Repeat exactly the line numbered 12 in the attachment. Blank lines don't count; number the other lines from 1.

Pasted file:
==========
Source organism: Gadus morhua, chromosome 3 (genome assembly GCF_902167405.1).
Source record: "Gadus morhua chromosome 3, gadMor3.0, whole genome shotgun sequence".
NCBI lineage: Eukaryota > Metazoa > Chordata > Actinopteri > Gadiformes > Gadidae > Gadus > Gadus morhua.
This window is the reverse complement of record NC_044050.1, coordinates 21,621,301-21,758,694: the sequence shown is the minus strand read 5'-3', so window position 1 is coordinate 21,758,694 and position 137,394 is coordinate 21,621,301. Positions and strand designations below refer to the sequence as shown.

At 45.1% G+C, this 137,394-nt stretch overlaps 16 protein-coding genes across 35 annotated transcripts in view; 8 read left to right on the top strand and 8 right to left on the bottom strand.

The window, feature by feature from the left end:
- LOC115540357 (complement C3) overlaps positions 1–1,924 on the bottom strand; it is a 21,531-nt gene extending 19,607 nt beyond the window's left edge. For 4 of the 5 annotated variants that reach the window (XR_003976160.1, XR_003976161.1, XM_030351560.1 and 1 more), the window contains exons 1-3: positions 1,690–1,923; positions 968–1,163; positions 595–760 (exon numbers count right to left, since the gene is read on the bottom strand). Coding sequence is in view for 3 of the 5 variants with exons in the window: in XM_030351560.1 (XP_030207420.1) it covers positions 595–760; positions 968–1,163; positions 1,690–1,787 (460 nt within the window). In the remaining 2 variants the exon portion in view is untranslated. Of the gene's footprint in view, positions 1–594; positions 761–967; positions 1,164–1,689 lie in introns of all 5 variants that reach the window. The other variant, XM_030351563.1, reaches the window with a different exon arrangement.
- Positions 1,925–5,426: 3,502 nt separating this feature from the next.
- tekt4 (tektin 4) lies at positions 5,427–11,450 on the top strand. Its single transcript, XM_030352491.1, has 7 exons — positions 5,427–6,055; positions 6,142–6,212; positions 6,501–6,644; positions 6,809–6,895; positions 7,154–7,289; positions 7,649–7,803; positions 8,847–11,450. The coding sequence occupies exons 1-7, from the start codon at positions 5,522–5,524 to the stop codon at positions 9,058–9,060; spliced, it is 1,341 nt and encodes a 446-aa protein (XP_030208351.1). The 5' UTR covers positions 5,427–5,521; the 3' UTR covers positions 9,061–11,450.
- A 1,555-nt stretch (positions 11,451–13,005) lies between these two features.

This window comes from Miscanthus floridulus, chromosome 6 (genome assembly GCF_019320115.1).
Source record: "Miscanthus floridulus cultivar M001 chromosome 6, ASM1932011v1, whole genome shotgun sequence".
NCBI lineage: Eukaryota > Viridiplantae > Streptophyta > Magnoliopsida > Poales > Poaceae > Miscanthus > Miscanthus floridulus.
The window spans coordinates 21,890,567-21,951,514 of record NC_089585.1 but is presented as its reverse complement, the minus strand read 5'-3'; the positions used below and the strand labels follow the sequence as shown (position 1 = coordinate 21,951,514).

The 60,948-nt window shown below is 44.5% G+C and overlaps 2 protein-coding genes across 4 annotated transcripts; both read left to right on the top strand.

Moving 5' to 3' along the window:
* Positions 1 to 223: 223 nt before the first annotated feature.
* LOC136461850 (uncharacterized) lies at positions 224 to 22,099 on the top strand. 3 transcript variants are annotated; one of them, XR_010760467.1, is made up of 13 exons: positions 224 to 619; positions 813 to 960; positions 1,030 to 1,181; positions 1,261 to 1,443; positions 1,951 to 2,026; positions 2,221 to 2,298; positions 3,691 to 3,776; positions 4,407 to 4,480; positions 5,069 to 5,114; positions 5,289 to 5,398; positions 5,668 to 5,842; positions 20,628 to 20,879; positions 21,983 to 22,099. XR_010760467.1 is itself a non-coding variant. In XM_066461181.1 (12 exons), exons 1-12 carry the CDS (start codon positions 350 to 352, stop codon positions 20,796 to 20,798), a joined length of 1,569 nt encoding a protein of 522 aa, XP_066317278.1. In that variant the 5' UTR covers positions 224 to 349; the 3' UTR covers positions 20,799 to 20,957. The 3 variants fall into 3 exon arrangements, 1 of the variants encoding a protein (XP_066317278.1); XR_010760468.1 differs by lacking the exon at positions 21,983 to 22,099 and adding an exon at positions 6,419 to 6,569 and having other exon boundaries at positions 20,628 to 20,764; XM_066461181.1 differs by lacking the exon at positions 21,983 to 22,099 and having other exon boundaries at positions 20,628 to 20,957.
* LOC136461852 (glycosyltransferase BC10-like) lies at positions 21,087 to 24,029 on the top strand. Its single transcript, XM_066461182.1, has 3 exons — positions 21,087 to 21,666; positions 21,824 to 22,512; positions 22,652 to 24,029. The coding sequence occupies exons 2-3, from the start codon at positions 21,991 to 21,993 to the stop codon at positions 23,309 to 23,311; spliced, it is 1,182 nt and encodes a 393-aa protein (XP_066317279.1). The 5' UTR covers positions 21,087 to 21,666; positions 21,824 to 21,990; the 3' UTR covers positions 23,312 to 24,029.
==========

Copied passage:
Source record: "Miscanthus floridulus cultivar M001 chromosome 6, ASM1932011v1, whole genome shotgun sequence".